Waterfall on the Abana, near Damascus by Francis Frith

Francis Frith

Waterfall on the Abana, near Damascus, c.1865, Albumen silver print, The J. Paul Getty Museum, Los Angeles, 84.XO.826.5.37, Image courtesy of the Getty's Open Content Program

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Foreign Waters

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In one of the most famous tantrums in the Bible, Naaman declares that he does not want to bathe in the waters of the Jordan. ‘Are not Abana and Pharpar, the rivers of Damascus, better than all the waters of Israel?’ (2 Kings 5:12). Anger comes to him at Elisha’s cold reception, which he directs towards the river he is instructed to bathe in. The entire project nearly comes undone, but for the intervention of his servants who keep him on track.

Francis Frith was a Victorian photographer, who became famous for his pictures of the biblical lands. This image is one of forty in a folio of images published in 1865 as F. Frith’s Photo-Pictures from the Lands of the Bible. Illustrated by Scripture Words. Whereas the medieval practice illuminates Scripture with images, Frith’s collection provides one of the earliest and most popular examples of illuminating photographs with Scripture. He trades on the apparent literalism of the photograph. Frith describes his desire to allow the viewer to vicariously witness the lands of the Bible through his lens (Van Haaften 1980: vii).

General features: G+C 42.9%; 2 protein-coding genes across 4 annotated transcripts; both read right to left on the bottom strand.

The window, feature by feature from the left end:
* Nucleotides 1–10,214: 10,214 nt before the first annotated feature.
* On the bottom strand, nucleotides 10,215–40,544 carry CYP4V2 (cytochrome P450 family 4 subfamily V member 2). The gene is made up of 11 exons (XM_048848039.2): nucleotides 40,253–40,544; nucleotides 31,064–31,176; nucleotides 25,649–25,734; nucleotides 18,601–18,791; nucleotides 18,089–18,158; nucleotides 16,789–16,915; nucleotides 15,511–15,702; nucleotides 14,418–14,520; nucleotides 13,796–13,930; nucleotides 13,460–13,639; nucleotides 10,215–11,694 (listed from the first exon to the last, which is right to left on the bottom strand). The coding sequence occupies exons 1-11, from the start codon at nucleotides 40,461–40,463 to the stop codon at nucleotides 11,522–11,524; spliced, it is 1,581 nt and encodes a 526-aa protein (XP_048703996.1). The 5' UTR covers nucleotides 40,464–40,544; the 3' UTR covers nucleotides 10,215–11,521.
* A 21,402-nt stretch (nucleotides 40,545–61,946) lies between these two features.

Taken near Damascus, in this photograph we observe a portion of the Abana forming a waterfall above a stone arch aqueduct. The water’s smooth surface, softened by the slow exposure time required by Frith’s techniques, places the water in sharp contrast with the rest of the photograph. Photography compresses time into a single image. The photograph renders the river anew.

Naaman desires the comfort of the familiar, but the God of Israel gives to him the new. To remain with the familiar would be to remain with old rivers and old diseases. Instead, the strange waters of Israel restore and renew. They enable the recognition of God’s identity. Just as the photograph renders a familiar landscape in a strange way, through the healing waters the believer sees the world in new ways.

 

References

Van Haaften, Julia. 1980. Egypt and the Holy Land in Historic Photographs: 77 Views by Francis Frith (New York: Dover Publications)


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